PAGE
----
As first reported by PaidContent, Kickstarter is embroiled in a legal battle with musician and entrepreneur named Brian Camelio, who’s notable achievements include playing on a Journey record. In their claim, Kickstarter says Mr. Camelio has shown up multiple times to demand they pay to license his technology. He currently runs the site ArtistShare, where users can contribute to musicians and participate in the creative process. He obtained a patent for this process earlier this year.
Mr. Camelio’s claim seems absurd on several levels. First and foremost, Kickstarter can clearly show that they were in business before his patent was approved. Second, there is very little complex technology at work here. The concept of crowdsourcing funds predates both this patent and Kickstarter by many years, even on the web. The fact that both focus on creative projects seems completely irrelevant to the software or business method.
But in the absurdist universe of our current patent system, this kind of thing can become a serious legal problem. The terrifying truth, as we have reported at length earlier this year, is that any company which gets too visible in the press or raises too much money is more than likely going to be hit with a patent infringement claim. And it’s often cheaper to settle than to fight, so it’s admirable Kickstarter is choosing not to roll over.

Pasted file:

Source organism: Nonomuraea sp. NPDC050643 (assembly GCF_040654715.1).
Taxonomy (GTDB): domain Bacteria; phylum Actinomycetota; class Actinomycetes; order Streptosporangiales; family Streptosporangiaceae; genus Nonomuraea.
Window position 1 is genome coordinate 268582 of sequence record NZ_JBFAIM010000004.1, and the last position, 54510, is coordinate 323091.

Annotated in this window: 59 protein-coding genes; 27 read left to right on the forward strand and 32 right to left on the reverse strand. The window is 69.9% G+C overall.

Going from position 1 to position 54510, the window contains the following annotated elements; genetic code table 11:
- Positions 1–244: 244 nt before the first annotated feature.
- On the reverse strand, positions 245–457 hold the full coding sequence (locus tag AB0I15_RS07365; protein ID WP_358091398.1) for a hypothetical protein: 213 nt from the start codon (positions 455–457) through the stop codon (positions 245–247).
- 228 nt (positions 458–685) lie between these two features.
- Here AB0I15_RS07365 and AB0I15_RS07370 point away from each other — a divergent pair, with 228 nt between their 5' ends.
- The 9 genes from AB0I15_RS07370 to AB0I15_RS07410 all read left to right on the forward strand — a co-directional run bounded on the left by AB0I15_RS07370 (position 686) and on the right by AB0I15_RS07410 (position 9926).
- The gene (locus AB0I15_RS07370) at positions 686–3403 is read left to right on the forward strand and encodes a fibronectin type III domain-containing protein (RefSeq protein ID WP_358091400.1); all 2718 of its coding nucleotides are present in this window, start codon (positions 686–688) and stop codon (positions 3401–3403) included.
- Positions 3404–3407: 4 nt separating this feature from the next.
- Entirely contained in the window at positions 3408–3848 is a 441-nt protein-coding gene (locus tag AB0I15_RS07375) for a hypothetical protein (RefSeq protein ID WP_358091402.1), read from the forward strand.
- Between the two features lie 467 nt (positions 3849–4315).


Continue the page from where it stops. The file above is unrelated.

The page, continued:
Here is the abstract of Mr. Camelio’s patent:
The present invention is directed to a system and method for raising financing and/or revenue by artist for a project, where the project may be a creative work of the artist. The method including registering, by at least one artist, with a centralized database, at least one or more projects, offering, by the at least one artist, an entitlement related to the artist in exchange for capital for the project of the artist. The method and system may also include searching, by an interested party, the centralized database, for the least one artist, registering, by the interested party, with the centralized database and accepting the offer by the interested party for the entitlement related to the project. The capital may then be forwarded to the artist and the entitlement provided to the interested party.
The only reason such an obvious and non-technical claim can become a patent is because our current system allow for business method patents on almost anything, so long as the claim somehow involves the exchange of money and the use of a computer.
We’ve reached out to Mr. Camelio and Kickstarter and will update with comment.
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